Putting computerized instruction to the test: a randomized evaluation of a "scientifically based" reading program
Although schools across the country are investing heavily in computers in the classroom, there is surprisingly little evidence that they actually improve student achievement. In this paper we present results from a randomized study of a well-defined use of computers in schools: a popular instructional computer program, known as Fast For Word, which is designed to improve language and reading skills. We assess the impact of the program using four different measures of language and reading ability. Our estimates suggest that while use of the computer program may improve some aspects of studentsâ€™ language skills, it does not appear that these gains translate into a broader measure of language acquisition or into actual reading skills.
(This abstract was borrowed from another version of this item.)
If you experience problems downloading a file, check if you have the proper application to view it first. In case of further problems read the IDEAS help page. Note that these files are not on the IDEAS site. Please be patient as the files may be large.
As the access to this document is restricted, you may want to look for a different version under "Related research" (further below) or search for a different version of it.
References listed on IDEAS
Please report citation or reference errors to , or , if you are the registered author of the cited work, log in to your RePEc Author Service profile, click on "citations" and make appropriate adjustments.:
- Michael A. Boozer & Alan B. Krueger & Shari Wolkon, 1992. "Race and School Quality Since Brown vs. Board of Education," Working Papers 681, Princeton University, Department of Economics, Industrial Relations Section..
- Austan Goolsbee & Jonathan Guryan, 2002.
"The Impact of Internet Subsidies in Public Schools,"
NBER Working Papers
9090, National Bureau of Economic Research, Inc.
- Austan Goolsbee & Jonathan Guryan, 2006. "The Impact of Internet Subsidies in Public Schools," The Review of Economics and Statistics, MIT Press, vol. 88(2), pages 336-347, May.
- repec:fth:prinin:379 is not listed on IDEAS
- Joshua Angrist & Victor Lavy, 2002.
"New Evidence on Classroom Computers and Pupil Learning,"
Royal Economic Society, vol. 112(482), pages 735-765, October.
- Angrist, Joshua & Lavy, Victor, 2001. "New Evidence on Classroom Computers and Pupil Learning," IZA Discussion Papers 362, Institute for the Study of Labor (IZA).
- Joshua Angrist & Victor Lavy, 1999. "New Evidence on Classroom Computers and Pupil Learning," NBER Working Papers 7424, National Bureau of Economic Research, Inc.
- Michael A. Boozer & Alan B. Krueger & Shari Wolkon, 1992. "Race and School Quality Since Brown vs. Board of Education," NBER Working Papers 4109, National Bureau of Economic Research, Inc.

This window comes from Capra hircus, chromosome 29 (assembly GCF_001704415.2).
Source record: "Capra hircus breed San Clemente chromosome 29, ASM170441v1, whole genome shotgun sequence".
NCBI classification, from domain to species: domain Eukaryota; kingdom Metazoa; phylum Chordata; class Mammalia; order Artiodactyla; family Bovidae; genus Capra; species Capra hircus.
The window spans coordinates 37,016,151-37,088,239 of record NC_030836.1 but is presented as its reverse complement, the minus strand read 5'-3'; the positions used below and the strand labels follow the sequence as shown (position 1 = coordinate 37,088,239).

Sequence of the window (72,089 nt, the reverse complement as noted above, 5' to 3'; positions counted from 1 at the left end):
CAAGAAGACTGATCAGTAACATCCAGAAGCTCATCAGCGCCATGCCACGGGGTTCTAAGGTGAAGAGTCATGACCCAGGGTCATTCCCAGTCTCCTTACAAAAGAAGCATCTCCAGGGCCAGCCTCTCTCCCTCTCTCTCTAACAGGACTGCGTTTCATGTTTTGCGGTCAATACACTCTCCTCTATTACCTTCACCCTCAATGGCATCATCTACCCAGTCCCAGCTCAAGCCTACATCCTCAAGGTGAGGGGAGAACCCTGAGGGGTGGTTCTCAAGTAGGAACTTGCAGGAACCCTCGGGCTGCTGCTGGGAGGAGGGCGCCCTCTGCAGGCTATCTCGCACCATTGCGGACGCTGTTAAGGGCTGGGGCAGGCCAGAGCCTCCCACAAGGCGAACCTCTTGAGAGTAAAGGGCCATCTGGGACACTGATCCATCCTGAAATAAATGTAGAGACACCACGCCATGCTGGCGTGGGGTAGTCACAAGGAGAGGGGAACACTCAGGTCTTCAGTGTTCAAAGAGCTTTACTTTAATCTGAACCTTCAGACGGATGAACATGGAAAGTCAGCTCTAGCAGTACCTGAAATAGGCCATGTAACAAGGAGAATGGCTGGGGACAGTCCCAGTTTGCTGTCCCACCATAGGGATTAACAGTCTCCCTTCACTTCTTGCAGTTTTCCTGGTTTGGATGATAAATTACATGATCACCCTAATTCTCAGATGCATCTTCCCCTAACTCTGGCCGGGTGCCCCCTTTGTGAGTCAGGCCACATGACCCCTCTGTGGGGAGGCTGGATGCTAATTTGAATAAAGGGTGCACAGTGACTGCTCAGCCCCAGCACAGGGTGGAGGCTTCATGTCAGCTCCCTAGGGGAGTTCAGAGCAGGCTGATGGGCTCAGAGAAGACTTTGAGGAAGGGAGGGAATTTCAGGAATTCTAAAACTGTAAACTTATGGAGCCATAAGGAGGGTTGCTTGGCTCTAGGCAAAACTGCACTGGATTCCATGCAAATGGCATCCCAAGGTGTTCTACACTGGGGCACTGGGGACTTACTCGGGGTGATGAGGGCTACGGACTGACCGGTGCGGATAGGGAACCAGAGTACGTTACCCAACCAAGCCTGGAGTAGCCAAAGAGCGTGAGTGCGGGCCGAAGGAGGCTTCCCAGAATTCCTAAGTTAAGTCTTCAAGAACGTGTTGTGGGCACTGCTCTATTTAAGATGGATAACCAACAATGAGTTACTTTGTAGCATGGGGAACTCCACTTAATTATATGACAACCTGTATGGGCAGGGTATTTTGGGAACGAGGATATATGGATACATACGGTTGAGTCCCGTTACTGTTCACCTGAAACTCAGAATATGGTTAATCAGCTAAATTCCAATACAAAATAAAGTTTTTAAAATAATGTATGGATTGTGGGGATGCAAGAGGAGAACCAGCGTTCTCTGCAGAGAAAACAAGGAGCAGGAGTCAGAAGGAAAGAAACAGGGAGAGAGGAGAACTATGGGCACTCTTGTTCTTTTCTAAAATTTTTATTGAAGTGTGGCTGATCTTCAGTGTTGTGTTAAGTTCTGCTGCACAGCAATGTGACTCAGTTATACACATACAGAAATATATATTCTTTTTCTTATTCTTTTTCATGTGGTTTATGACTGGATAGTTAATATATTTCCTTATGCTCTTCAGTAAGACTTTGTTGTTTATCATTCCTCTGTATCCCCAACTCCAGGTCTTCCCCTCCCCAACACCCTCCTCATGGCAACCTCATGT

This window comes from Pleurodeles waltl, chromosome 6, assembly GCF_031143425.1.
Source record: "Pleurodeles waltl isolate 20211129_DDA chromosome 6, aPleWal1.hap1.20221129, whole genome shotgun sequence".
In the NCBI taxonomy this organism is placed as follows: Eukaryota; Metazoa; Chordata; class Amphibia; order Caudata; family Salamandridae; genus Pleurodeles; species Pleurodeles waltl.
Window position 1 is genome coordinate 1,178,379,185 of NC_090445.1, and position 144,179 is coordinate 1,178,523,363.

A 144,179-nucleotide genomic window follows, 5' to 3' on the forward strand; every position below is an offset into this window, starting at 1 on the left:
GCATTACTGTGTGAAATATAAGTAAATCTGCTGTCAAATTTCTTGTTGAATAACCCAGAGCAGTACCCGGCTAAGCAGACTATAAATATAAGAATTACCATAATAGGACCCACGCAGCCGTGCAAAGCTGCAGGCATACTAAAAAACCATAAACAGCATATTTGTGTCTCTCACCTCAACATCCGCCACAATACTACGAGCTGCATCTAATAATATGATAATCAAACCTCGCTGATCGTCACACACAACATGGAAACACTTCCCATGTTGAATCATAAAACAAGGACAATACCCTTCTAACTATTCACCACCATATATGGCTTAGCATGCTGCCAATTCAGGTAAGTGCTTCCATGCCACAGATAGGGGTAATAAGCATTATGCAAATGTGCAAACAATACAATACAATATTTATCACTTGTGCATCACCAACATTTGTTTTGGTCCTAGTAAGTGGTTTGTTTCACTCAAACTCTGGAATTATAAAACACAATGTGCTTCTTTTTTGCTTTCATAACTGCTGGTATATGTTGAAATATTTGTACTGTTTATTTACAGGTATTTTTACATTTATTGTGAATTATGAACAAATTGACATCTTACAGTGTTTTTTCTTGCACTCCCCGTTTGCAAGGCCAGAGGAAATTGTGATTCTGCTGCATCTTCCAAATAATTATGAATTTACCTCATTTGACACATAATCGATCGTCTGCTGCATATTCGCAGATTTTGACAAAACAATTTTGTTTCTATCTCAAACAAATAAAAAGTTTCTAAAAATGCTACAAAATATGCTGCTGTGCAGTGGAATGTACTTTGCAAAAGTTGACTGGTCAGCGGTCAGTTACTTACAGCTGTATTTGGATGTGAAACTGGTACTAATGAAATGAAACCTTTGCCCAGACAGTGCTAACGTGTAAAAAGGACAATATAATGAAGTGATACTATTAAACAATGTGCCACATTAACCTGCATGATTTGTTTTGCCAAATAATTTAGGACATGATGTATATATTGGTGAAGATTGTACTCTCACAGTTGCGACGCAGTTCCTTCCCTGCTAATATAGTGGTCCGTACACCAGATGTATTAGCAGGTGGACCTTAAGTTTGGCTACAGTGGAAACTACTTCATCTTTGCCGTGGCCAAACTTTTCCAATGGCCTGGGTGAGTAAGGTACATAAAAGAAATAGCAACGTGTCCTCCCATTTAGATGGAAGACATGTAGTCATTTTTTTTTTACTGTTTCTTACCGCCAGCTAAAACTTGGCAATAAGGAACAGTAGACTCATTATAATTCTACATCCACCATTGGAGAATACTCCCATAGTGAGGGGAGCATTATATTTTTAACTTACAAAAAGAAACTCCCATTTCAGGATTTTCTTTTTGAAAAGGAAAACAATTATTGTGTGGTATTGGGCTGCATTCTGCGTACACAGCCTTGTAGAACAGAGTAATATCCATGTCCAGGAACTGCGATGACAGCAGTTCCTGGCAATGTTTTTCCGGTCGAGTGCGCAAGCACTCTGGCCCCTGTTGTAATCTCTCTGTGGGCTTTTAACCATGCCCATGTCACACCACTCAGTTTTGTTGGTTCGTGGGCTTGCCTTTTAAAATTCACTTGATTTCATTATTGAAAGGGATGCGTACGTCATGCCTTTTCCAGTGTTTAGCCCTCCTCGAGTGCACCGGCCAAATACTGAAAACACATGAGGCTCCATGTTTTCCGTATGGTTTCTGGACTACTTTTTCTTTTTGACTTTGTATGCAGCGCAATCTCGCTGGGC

- repec:pri:indrel:dsp012v23vt38v is not listed on IDEAS
- Colin Camerer & George Loewenstein & Drazen Prelec, 2003. "Neuroeconomics: How neuroscience can inform economics," Levine's Bibliography 506439000000000484, UCLA Department of Economics.
- Alan B. Krueger, 1997.
"Experimental Estimates of Education Production Functions,"
NBER Working Papers
6051, National Bureau of Economic Research, Inc.
- Alan B. Krueger, 1999. "Experimental Estimates of Education Production Functions," The Quarterly Journal of Economics, Oxford University Press, vol. 114(2), pages 497-532.
- Cecilia Elena Rouse, 1997. "Private School Vouchers and Student Achievement: An Evaluation of the Milwaukee Parental Choice Program," NBER Working Papers 5964, National Bureau of Economic Research, Inc.
- Alan B. Krueger, 1997. "Experimental Estimates of Education Production Functions," Working Papers 758, Princeton University, Department of Economics, Industrial Relations Section..
- repec:fth:prinin:301 is not listed on IDEAS
- repec:pri:indrel:dsp01cz30ps65d is not listed on IDEAS
When requesting a correction, please mention this item's handle: RePEc:eee:ecoedu:v:23:y:2004:i:4:p:323-338. See general information about how to correct material in RePEc.
For technical questions regarding this item, or to correct its authors, title, abstract, bibliographic or download information, contact: (Dana Niculescu)
If you have authored this item and are not yet registered with RePEc, we encourage you to do it here. This allows to link your profile to this item. It also allows you to accept potential citations to this item that we are uncertain about.
If references are entirely missing, you can add them using this form.
If the full references list an item that is present in RePEc, but the system did not link to it, you can help with this form.
If you know of missing items citing this one, you can help us creating those links by adding the relevant references in the same way as above, for each refering item. If you are a registered author of this item, you may also want to check the "citations" tab in your profile, as there may be some citations waiting for confirmation.
Please note that corrections may take a couple of weeks to filter through the various RePEc services.